A parliamentary system of government is one in which the majority of the legislature supports the executive branch of government. What is its concept? What are its merit and demerits? What is the difference between the Parliamentary System of Britain and India? Read further to know more about Parliamentary System.
A parliamentary system of government is one in which the majority of the legislature supports the executive branch of government.
A parliamentary system similar to the British Westminster form governs India. “Parliamentary government” means that the Parliament possesses total authority.
The cabinet system, responsible government, and prime minister model are other names for the parliamentary system.
Concept of the parliamentary system of government
An example of democratic state governance is the parliamentary system. In this system, the political party that garnered the most votes and the majority of seats in the House of Parliament during the general election takes office as the ruling party.
According to the Supreme Court, the Constitution is based on the British parliamentary system, where the administration is thought to be primarily responsible for formulating governmental policy and ensuring that it is passed into law by maintaining the Lok Sabha’s trust.
- The central government’s parliamentary system is outlined in Articles 74 and 75.
- The parliamentary system is provided for the states under Articles 163 and 164.
- The executives under this system sit in the legislature because they are lawmakers, unlike the Presidential system.
- As long as the lower house of the legislature supports them, executives can use their authority and continue serving in their positions.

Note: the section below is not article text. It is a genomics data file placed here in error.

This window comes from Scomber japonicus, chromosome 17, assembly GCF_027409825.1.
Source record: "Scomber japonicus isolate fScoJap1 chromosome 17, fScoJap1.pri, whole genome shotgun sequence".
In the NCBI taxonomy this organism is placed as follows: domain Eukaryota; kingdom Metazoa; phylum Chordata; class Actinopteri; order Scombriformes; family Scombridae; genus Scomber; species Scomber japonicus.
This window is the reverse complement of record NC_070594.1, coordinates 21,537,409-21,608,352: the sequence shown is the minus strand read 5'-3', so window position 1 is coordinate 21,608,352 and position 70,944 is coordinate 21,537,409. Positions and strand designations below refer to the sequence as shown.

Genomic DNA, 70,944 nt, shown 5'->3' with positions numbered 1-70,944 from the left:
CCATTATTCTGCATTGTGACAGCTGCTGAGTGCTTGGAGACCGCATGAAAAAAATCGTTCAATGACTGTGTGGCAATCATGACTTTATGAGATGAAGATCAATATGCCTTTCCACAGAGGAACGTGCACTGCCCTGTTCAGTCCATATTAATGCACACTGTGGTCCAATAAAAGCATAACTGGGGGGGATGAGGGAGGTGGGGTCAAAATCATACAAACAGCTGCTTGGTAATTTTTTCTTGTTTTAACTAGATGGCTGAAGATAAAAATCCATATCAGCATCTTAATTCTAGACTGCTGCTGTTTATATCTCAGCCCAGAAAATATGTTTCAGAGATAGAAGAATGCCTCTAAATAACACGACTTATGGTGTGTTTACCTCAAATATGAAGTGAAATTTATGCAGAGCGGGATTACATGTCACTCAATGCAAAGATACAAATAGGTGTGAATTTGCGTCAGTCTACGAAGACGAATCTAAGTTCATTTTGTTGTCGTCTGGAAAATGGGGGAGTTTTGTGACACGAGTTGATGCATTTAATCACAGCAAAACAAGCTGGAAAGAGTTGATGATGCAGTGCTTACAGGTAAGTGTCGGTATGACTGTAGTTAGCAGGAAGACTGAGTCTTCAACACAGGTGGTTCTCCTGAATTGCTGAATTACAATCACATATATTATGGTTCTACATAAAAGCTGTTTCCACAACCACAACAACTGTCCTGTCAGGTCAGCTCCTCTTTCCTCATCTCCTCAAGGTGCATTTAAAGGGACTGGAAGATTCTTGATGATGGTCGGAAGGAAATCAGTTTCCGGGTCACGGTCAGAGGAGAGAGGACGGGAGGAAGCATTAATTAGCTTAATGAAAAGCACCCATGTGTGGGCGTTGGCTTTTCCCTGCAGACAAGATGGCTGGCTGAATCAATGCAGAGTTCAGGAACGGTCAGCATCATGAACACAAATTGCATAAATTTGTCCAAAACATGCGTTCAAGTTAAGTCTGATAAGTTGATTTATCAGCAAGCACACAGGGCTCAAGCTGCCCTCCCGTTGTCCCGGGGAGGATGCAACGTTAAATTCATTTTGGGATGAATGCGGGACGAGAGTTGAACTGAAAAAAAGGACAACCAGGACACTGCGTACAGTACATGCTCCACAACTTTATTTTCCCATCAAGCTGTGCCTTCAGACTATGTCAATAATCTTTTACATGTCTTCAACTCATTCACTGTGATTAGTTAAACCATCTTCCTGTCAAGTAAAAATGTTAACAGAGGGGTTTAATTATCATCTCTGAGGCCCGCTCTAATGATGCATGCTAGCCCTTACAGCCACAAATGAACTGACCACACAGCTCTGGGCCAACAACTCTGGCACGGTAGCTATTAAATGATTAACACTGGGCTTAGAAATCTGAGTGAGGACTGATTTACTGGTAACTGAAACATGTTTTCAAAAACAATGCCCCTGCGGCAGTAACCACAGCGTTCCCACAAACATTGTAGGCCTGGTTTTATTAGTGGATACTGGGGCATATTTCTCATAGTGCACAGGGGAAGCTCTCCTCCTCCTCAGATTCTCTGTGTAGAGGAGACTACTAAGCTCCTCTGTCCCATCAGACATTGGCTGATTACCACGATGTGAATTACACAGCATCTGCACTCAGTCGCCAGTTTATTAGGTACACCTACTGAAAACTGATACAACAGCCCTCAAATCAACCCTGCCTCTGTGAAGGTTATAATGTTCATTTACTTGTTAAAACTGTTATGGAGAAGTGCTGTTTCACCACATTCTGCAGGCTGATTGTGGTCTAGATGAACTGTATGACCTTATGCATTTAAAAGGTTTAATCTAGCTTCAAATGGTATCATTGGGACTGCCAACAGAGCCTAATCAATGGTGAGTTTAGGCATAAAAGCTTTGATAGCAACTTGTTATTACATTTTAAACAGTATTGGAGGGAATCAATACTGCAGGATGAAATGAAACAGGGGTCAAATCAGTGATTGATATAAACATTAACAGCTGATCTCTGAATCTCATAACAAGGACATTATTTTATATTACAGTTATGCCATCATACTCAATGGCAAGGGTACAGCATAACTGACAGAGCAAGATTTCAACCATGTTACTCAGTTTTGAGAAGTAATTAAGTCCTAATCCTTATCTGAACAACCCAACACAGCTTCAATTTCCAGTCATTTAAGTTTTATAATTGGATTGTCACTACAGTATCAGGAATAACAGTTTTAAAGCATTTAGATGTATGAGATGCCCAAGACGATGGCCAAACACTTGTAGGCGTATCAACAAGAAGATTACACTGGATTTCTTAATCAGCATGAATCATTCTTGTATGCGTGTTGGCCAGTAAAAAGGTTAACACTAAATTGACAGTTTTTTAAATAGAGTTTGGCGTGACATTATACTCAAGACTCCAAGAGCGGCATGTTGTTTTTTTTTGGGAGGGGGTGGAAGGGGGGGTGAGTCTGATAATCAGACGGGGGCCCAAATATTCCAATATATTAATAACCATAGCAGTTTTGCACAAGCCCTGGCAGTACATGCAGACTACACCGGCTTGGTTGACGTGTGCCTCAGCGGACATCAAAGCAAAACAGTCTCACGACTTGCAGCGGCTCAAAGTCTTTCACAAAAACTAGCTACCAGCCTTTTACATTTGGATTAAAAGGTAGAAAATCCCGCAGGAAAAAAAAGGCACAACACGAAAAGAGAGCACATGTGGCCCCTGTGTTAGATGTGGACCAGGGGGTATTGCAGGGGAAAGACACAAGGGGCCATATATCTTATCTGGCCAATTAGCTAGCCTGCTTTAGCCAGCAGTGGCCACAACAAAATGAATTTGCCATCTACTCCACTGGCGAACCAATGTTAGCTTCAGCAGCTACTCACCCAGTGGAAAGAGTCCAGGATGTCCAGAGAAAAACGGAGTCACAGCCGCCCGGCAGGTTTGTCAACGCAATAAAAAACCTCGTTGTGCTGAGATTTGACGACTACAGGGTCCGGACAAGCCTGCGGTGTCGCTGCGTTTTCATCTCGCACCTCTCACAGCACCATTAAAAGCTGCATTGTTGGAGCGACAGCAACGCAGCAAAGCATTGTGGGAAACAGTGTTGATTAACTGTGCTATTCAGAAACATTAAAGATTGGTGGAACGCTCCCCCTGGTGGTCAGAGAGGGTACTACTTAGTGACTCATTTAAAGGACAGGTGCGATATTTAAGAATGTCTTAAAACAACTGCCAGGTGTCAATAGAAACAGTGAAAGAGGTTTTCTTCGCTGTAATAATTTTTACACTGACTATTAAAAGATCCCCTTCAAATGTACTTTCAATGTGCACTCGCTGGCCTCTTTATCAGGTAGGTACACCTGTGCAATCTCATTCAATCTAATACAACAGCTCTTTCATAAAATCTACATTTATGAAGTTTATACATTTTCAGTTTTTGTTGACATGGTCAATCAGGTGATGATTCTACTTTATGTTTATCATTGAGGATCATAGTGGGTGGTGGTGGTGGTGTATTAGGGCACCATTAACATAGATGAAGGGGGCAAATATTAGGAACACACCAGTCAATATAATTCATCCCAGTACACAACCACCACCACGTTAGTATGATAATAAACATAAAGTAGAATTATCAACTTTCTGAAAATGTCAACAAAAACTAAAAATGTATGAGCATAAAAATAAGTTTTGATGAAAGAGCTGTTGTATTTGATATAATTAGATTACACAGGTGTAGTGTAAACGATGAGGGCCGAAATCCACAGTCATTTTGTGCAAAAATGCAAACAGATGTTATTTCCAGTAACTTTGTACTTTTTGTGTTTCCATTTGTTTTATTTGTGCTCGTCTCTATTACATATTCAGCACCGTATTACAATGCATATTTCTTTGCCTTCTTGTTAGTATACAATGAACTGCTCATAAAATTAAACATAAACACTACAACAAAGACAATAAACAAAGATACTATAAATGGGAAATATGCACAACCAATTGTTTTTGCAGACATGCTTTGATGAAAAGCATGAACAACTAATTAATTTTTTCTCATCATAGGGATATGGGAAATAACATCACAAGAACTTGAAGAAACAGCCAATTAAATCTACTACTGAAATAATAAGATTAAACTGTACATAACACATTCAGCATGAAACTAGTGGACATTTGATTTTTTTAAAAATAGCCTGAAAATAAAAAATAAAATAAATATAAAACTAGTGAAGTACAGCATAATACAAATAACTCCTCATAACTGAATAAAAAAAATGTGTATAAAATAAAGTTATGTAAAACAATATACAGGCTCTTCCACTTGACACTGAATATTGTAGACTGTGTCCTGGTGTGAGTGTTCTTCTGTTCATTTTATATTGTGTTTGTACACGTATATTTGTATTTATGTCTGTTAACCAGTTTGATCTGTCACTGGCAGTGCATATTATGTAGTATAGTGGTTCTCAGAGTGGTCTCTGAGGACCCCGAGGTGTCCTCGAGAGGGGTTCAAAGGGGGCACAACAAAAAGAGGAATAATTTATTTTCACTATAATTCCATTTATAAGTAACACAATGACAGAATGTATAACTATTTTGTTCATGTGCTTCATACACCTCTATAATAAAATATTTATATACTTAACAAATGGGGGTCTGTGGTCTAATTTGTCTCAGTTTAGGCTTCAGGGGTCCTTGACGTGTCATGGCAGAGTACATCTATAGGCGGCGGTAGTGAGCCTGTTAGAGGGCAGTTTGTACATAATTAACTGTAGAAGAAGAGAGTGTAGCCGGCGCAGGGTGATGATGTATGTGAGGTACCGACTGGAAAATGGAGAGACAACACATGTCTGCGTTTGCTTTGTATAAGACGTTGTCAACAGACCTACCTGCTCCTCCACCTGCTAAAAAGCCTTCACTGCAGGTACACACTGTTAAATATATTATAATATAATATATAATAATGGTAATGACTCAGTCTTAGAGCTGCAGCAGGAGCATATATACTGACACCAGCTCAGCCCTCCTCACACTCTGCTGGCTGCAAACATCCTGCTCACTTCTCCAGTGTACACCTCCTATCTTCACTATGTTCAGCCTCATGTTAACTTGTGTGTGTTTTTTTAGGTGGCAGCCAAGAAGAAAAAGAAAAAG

Features of the Parliamentary System
- The real executive and the nominal executive are the two executives. The real executive is the Prime Minister, who is the head of government, not the head of state (president or monarch).
- Rule by the party that has the majority in the Lok Sabha.
- The cornerstone of the parliamentary system of government is collective responsibility (Art. 75) to the Lok Sabha.
- Only for Lok Sabha, no-confidence vote (cannot introduce in Rajya Sabha )
- Political homogeneity is provided. Shared party affiliation and ideologies.
- Ministers have dual membership in the legislative and executive branches.
- A minister loses their position if they are absent from the Parliament for six months in a row
- The length of the government’s tenure depends on whether it has a majority in the lower chamber. The council of ministers must resign if a motion of no confidence in the government is unsuccessful. A new administration will be formed after the elections.
- The Prime Minister is in charge of this system of government. The PM is often chosen from among the leaders of the parties that gain a majority in the lower chamber.
- A close working relationship exists between the legislature and the executive in this situation. The Parliament is legislative, and the Prime Minister and the Council of Ministers make up the executive. Since the members of parliament chose the prime minister and the ministries, it appears that the executive branch is derived from the legislature.
- Better coordination between the executive and the legislature: Since the executive is a part of the legislature and the majority of lawmakers often support the government, passing legislation and putting them into effect is made easier.
- There is no authoritarianism since the executive is answerable to the legislative and subject to a motion of no confidence. Furthermore, power is not centralised like it is under the presidential government.
- Inclusive and participatory decision-making
- Responsible government. The Parliament holds ministers accountable for their actions.
- Discussions, a motion for adjournment, and a motion for no confidence are all used as tools.
- Prepare an alternative government in the event that the majority dissents.
- Under this arrangement, the parliament provides representation to the nation’s many groups.
- This is particularly significant for a nation like India.
- The system is flexible because it is simple to replace the PM when necessary. Winston Churchill succeeded Neville Chamberlain as Prime Minister of Great Britain during the Second World War. This is in contrast to the presidential system, where a president can only be removed if impeached or after serving the term.